Designing for a purpose vs designing for fun

Max McKinney
5 min readNov 4, 2020
Should you always be doing more? Photo by Carl Heyerdahl on Unsplash

“Do what you love and you’ll never work a day in your life.”

That’s a lie though isn’t it?

I’m sure anyone who has had the opportunity to pursue their passion in a professional manner has had that heavy realization that their passion isn’t the same when they need a paycheck to feed their family, or there’s a corporate deadline for a shareholder meeting and the team is overdue for their handoff.

We as humans have a natural tendency to seek joy and pleasure. Partaking in your passion is just an extension of that. It’s only natural that we’d want to continue that feeling for as long as we can. The deception that has been pushed is that if we can find a job utilizing our passion we’ll always be able to find that same joy… and the truth is that we can’t.

That being said, many of us are designers by both trade and passion. Likely no stranger to the burnout associated with the blurred lines of where professional design work ends and personal design work begins.

There may even exist a guilt that we aren’t enjoying our passion as much anymore, or that if we do something unrelated we’re not growing/honing our design skills. When your passion involves skills used both in your professional life and in your personal life it is an inherit consequence that depending on how you utilize that passion different areas of your life will see different benefits.

Work/life balance is nothing new and I won’t have anything special to say on that. Instead I want to talk about this idea of doing designing work for a purpose vs doing it for fun, and how our passion can be both freeing and captivating.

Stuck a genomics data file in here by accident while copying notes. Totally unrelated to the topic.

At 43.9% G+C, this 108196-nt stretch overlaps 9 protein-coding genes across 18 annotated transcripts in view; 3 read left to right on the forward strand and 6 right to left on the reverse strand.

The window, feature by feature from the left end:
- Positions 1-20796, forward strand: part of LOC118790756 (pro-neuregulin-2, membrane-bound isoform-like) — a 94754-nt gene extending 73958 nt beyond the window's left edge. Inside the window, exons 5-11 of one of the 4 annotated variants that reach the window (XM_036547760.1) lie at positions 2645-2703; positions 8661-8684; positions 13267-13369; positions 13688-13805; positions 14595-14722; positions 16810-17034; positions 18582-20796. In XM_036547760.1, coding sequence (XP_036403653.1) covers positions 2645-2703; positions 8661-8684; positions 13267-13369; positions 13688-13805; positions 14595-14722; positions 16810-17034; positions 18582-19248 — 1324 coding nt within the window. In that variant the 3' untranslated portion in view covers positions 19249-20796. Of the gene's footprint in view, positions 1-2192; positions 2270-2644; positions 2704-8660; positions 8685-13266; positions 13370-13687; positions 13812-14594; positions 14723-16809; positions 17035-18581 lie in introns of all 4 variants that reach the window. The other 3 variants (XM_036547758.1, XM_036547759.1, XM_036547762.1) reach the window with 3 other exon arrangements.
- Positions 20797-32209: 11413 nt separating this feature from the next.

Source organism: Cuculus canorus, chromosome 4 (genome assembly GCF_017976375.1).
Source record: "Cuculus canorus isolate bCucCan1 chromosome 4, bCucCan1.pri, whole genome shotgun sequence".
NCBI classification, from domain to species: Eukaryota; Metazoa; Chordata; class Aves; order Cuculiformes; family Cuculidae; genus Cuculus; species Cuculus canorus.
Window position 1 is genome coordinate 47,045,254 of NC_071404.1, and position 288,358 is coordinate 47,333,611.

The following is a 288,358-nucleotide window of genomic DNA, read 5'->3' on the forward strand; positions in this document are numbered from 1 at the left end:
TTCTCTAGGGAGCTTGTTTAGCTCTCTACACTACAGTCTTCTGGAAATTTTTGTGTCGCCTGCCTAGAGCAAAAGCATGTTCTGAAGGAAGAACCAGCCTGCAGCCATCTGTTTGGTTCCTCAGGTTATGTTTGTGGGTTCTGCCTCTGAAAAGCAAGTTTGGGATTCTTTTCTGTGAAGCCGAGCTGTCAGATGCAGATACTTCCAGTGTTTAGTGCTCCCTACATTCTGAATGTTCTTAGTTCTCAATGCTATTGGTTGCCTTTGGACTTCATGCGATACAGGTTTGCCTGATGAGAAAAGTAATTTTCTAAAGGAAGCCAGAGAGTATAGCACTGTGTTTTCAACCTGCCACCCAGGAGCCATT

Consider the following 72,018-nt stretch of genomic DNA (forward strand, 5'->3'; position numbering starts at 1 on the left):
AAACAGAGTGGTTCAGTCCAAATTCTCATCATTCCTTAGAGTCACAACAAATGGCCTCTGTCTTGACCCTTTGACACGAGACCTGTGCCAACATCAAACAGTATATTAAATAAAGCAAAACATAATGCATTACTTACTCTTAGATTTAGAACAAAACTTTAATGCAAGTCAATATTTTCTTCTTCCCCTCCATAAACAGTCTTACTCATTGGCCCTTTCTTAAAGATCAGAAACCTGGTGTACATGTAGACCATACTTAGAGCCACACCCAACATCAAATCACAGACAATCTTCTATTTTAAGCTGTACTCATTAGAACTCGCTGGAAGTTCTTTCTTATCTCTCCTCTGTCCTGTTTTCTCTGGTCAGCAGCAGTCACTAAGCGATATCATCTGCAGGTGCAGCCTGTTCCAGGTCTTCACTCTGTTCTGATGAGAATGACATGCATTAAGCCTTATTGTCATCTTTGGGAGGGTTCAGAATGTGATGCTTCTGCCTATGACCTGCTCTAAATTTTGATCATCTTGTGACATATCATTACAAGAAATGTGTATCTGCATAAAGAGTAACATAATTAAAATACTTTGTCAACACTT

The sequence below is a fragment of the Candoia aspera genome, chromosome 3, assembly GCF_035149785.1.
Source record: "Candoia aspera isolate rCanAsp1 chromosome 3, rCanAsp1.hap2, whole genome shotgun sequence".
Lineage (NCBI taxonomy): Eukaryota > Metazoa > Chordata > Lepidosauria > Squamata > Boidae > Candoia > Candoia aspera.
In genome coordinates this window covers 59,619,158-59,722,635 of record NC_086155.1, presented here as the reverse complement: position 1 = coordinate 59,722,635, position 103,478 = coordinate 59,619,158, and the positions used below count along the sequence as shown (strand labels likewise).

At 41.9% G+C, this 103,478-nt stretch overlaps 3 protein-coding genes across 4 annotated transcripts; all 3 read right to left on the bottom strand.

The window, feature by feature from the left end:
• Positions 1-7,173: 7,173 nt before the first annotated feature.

Designing, purposeful or fun? Photo by UX Store on Unsplash

What does it mean to design for a purpose?

Designing for a purpose is about utilizing your skills and time to contribute towards something. Obligatorily this means professional work is part of this, work you do that contributes towards your financial success and skill development.

Perhaps more interestingly though this can also be seen in creating work for a portfolio (think Dribbble), or directly creating content out of your design work (think YouTube videos made from your designs, tutorials, speed art, etc).

What does it mean to design for fun?

Designing for fun is about expressing yourself and exploring unfamiliar areas. This is about making designs without direct meaning outside of your own enjoyment. Fake websites, crazy app ideas, etc. All ways of exploring your design passion with the intention of feeling personal joy.

This is the work that can feed that original joy and passion that initially inspired the love for design.

But wait there’s a catch…

You might be feeling conflicted after reading my statements above. Rightfully so, because I left out a crucial detail from the ‘designing for fun’ section.

I neglected to mention that ‘designing for fun’ can also directly contribute to your own skill development. The same statement was made about ‘designing for a purpose’ as well. There’s more overlap between the two then it may have initially seemed. That’s the rub though. There is a blurry line between fun and purpose.

We need to be careful that we give the appropriate amount of care to each side. It can be deceptively easy to get stuck designing for a purpose thinking it was for yourself. Doing that will drain your passion and desire right out of you.